Allen's characters have always sounded like so many Woody Allens. In his early films with Diane Keaton, for instance, the two actors often sounded like two Woody Allens talking to one another. But here, Allen is clearly passing the baton, as it were, to Jason Biggs and Christina Ricci, with the two playing variations of Allen and Keaton's roles in Manhattan (he the comedy writer who wants to write an existential novel, she the infuriating neurotic lover) and it doesn't work. The writing isn't as sharp, and Biggs has neither Allen's comic presence nor his superb timing. He's a big blank, and this proves fatal to the picture's already marginal script. Allen's reactions to a character so intensely irritating as Ricci's might have been priceless, but Biggs just sits there; he's not funny, and she ends up dominating their every scene together. His ineffectualness gives Ricci nothing to play off of; instead of recalling Keaton's vaguely likeable nut case in Manhattan, Ricci's character comes off only as insufferable, a character guaranteed to have you grinding your teeth in no time.
For further evidence of Biggs inability to overcome Allen's less than stellar material, look no further than Channing and De Vito, two veteran actors who fashion their characters to their own image, even though these, too, are basically variations of characters we've seen before. Biggs's big scene with De Vito is likewise ruined because while De Vito is giving his all, Biggs just inexpressively stands there like a schmuck.
The picture's saving grace is Allen's character and his scenes with Biggs, the experienced older writer and the aimless up and comer. Allen has perhaps given up onscreen romances with beautiful women one-third his age, and his scenes with Biggs have almost a sweetness about them. He regards himself as an elder statesman of comedy, but his intensely and increasingly paranoid view of the world eventually put his life in danger. It's in these scenes where the film finally comes to life; just as Bowling for Columbine nailed America's culture of fear, Allen expresses this same paranoia through his familiar screen nebbish, and the result is both funny and unexpectedly disturbing. These short scenes are so good and so surprising, it's a shame they're wasted in such an otherwise bland comedy.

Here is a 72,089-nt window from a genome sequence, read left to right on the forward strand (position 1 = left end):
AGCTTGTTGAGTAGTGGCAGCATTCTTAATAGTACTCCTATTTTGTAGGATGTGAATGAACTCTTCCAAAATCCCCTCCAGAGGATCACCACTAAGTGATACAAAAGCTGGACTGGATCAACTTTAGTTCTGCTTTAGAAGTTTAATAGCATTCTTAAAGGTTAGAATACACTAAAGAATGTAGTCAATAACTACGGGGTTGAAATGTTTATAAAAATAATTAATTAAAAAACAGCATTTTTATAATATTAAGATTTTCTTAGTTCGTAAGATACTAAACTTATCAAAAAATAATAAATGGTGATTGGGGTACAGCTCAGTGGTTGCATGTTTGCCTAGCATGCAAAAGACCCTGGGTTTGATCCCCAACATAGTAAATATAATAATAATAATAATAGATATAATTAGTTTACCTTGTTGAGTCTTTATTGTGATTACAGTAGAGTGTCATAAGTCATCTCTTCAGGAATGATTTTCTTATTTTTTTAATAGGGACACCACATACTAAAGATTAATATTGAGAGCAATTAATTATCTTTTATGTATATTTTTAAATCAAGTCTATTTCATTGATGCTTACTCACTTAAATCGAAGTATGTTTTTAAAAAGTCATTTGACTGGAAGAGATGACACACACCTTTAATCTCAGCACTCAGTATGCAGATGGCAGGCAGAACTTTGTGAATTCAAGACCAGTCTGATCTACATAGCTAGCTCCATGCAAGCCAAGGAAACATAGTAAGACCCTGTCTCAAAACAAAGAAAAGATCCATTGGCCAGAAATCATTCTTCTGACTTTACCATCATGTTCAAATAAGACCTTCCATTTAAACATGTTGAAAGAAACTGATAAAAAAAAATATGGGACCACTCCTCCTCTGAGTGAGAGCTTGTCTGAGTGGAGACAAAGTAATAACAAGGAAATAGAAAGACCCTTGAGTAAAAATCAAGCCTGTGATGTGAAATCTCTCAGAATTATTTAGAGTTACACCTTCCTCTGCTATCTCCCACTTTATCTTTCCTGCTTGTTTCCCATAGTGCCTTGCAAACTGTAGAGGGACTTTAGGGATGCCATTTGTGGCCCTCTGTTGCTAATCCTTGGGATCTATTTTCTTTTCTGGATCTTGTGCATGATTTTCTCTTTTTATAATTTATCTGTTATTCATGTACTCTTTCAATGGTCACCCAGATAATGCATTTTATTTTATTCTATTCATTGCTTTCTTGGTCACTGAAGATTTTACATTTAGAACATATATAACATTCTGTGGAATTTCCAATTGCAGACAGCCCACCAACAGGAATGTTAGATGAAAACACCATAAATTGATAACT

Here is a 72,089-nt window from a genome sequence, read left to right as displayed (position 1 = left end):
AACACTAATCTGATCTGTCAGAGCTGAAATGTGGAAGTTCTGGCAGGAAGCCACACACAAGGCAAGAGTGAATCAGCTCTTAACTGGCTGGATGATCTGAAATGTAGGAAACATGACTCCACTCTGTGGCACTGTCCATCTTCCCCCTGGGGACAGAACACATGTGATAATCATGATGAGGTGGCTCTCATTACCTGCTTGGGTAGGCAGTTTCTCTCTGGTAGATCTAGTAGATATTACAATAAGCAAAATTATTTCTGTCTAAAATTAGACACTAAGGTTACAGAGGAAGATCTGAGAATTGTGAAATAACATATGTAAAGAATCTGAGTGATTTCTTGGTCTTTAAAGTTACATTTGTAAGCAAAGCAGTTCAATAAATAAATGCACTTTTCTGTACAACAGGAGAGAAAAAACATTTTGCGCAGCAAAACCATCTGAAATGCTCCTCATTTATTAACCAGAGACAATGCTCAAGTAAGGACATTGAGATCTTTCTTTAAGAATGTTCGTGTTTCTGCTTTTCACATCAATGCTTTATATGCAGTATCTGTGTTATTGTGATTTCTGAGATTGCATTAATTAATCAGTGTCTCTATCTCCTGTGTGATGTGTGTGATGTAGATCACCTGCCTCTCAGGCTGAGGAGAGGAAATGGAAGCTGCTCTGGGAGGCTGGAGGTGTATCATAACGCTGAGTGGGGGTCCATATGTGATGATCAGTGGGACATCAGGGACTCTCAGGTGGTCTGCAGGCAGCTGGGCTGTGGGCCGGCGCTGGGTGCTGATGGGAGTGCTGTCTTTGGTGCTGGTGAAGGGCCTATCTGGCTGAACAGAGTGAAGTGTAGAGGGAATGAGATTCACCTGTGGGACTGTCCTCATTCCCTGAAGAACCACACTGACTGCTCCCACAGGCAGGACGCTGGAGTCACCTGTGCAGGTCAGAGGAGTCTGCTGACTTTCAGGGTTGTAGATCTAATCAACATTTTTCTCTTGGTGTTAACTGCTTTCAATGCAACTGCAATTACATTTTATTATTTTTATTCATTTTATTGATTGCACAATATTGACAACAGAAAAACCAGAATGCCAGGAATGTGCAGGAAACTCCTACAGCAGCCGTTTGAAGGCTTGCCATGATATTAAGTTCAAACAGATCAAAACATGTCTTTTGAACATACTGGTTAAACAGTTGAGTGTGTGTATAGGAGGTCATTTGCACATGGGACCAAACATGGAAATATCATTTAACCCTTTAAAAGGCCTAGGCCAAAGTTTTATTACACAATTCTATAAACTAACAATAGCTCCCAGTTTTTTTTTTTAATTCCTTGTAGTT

Video & Audio
Anything Else is notable as Allen's first 'scope film since Manhattan. Frankly, DP Darius Khondji, who shot, among other things, City of Lost Children (1995), doesn't have much to work with visually compared with Gordon Willis's striking cinematography for the earlier picture. The DVD looks fine, though, standard for a recent big studio release. Perhaps fearing 5.1 tampering of the many standards that dot his soundtracks, Anything Else is presented in standard Dolby Digital mono.
The only extras are detailed cast and crew biographies, more than one usually sees for this sort of thing, and production notes that read like they were transcribed straight out of a presskit.
Stuart Galbraith IV is a Los Angeles and Kyoto-based film historian whose work includes The Emperor and the Wolf -- The Lives and Films of Akira Kurosawa and Toshiro Mifune. He is presently writing a new book on Japanese cinema for Taschen.